The concept of “leasing,” whether you’re talking about cars or a solar PV array, sometimes gets a bad rep in financial circles. When I leased my car, it turned out to be a very smart move. Even though I’ll have nothing to show for my payments at the end of three years, the peace of mind and convenience was worth it to me. If I had to buy a car, it would have been an older model, and who knows how much I would have ultimately spent in repairs and wasted time?
When people hear the term “solar lease,” they often equate it to to leasing a car or to renting virtually anything. A solar lease shares some similarities with these two financial decisions, but when you run the numbers, a solar lease makes sense for almost anybody. Let’s consider the pros and cons:
Solar Leasing PROS:
You don’t have to worry about maintenance or emergency repair costs on your panels. Your solar leasing company owns the panels; it is not your headache or responsibility if something goes wrong.
With some programs, you won’t have to pay any money down. If you don’t have $5,000 or more sitting around to pay for your solar PV installation, a solar lease lets you start reaping the benefits, and cost-savings, of solar immediately with no strain on your pocketbook.
A solar lease has flexible payment options. You can reduce your monthly payments by putting money down. And if you happen to come in to a lot of cash, you can pre-pay the entire lease and have one less bill to pay every month!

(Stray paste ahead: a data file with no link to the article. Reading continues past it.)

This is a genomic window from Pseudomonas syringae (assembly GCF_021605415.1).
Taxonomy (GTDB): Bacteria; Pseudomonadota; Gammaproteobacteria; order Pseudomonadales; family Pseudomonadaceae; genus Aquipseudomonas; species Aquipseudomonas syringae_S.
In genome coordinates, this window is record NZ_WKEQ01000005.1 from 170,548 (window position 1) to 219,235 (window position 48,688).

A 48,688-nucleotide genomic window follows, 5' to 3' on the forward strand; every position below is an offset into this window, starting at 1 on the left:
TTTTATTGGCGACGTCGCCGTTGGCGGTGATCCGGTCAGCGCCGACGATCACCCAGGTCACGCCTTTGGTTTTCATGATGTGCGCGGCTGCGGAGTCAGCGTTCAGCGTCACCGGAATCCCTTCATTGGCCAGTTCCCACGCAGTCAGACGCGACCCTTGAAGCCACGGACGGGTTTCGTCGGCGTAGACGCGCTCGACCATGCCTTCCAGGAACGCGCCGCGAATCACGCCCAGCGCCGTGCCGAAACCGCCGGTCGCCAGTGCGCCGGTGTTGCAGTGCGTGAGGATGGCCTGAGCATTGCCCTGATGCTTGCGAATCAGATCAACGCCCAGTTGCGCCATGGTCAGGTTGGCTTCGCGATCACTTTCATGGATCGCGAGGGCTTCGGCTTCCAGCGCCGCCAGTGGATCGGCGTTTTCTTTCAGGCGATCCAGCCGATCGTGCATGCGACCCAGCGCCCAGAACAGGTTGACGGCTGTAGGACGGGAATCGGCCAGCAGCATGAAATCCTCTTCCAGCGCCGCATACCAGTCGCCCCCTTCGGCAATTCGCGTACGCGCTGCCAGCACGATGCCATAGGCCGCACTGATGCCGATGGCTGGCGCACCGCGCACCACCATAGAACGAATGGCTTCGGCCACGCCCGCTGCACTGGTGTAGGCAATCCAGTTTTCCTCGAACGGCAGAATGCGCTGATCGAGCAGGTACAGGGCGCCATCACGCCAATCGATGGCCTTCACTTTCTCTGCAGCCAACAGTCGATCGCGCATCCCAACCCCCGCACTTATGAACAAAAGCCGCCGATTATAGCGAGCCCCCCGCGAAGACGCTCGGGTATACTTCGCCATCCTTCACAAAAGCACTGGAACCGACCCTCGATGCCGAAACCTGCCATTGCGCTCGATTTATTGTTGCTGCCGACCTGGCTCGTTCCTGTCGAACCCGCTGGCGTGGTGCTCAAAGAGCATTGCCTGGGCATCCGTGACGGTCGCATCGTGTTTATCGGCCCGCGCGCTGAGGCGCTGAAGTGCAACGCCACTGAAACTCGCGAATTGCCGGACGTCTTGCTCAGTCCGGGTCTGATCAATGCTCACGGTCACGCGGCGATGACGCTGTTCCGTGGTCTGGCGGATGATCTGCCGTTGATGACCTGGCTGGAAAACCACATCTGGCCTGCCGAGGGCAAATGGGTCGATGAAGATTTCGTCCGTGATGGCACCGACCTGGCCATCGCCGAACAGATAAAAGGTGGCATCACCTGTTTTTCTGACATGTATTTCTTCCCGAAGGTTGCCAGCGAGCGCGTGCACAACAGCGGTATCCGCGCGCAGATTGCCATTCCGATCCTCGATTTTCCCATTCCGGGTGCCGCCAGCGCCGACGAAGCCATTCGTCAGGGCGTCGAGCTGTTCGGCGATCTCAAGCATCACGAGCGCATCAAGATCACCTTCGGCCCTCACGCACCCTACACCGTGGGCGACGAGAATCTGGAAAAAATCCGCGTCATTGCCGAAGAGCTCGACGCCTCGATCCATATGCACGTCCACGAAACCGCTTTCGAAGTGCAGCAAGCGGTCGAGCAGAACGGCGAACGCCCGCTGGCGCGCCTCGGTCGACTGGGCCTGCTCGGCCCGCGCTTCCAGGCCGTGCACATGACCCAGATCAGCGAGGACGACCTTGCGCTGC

Solar Leasing CONS:
You may not qualify for a solar lease if you don’t have excellent credit. A solar lease is not for everyone just because, as with most leases, good credit is required to qualify.
Your solar PV installation won’t be fully paid off immediately, so you won’t enjoy “net zero” electric bills right away. Your solar lease payments will still be lower than what you were paying for electricity! (And, in many cases, your solar lease company guarantees it!)
A solar lease adds another layer of administration to selling your home. You have options when you sell your home, even in the midst of a solar lease. You can transfer the lease to the buyer, buy the system outright and include the cost in your home’s sale price, or have your solar PV array transferred (at your cost) to your new home within the same utility region. The third option is not likely to be desirable or practical, but the others simply hinge on finding a buyer who understands the value and cost savings of solar energy. With all your electric bills and lease payments as proof, this should be an easy sell!
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